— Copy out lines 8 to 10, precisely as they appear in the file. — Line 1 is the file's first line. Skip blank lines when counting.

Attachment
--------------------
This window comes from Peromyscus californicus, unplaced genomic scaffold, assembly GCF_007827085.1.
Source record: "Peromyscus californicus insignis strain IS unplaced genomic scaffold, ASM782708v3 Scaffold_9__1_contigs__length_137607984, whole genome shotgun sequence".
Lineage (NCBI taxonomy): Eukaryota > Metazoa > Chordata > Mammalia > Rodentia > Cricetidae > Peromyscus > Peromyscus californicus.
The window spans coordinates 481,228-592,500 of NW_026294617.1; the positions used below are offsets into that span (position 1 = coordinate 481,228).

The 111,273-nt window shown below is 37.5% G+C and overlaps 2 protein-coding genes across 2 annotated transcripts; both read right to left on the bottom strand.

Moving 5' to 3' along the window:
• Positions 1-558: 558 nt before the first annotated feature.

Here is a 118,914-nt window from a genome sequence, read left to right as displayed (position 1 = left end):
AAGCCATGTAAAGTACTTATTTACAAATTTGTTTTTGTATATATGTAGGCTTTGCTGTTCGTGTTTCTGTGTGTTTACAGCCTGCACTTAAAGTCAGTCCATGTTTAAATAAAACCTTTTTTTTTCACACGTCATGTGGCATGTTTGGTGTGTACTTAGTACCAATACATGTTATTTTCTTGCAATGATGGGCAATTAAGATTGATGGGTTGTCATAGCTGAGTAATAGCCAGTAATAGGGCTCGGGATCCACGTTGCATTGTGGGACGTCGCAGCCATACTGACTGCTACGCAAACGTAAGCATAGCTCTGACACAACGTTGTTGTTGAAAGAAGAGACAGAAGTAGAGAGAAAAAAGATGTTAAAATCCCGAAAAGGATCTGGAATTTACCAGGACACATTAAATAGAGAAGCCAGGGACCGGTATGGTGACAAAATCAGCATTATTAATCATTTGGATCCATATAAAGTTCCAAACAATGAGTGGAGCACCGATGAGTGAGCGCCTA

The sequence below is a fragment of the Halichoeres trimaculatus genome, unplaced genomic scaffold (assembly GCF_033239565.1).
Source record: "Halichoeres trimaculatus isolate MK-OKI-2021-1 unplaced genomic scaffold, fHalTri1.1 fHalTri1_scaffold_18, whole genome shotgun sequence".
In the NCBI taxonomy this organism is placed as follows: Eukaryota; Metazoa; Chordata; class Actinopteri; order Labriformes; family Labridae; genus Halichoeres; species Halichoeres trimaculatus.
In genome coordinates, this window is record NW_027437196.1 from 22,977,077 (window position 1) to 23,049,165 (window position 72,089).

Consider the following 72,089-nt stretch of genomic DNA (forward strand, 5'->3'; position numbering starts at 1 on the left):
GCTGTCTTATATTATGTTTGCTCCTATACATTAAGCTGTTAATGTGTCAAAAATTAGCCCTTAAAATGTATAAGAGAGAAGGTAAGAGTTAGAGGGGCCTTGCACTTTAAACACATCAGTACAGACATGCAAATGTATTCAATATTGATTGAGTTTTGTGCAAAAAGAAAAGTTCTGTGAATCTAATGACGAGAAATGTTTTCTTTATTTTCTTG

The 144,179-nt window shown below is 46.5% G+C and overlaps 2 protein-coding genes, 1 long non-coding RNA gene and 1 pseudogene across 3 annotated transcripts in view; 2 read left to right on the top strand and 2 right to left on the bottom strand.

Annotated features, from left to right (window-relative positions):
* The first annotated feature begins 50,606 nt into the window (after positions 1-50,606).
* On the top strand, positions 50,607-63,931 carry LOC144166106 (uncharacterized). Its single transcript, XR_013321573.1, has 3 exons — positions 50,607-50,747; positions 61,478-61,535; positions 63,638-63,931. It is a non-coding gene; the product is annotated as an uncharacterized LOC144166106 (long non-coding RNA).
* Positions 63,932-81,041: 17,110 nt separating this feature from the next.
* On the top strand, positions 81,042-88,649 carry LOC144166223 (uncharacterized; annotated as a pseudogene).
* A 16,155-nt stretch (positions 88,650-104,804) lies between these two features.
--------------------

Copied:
Here is a 118,914-nt window from a genome sequence, read left to right as displayed (position 1 = left end):
AAGCCATGTAAAGTACTTATTTACAAATTTGTTTTTGTATATATGTAGGCTTTGCTGTTCGTGTTTCTGTGTGTTTACAGCCTGCACTTAAAGTCAGTCCATGTTTAAATAAAACCTTTTTTTTTCACACGTCATGTGGCATGTTTGGTGTGTACTTAGTACCAATACATGTTATTTTCTTGCAATGATGGGCAATTAAGATTGATGGGTTGTCATAGCTGAGTAATAGCCAGTAATAGGGCTCGGGATCCACGTTGCATTGTGGGACGTCGCAGCCATACTGACTGCTACGCAAACGTAAGCATAGCTCTGACACAACGTTGTTGTTGAAAGAAGAGACAGAAGTAGAGAGAAAAAAGATGTTAAAATCCCGAAAAGGATCTGGAATTTACCAGGACACATTAAATAGAGAAGCCAGGGACCGGTATGGTGACAAAATCAGCATTATTAATCATTTGGATCCATATAAAGTTCCAAACAATGAGTGGAGCACCGATGAGTGAGCGCCTA

The sequence below is a fragment of the Halichoeres trimaculatus genome, unplaced genomic scaffold (assembly GCF_033239565.1).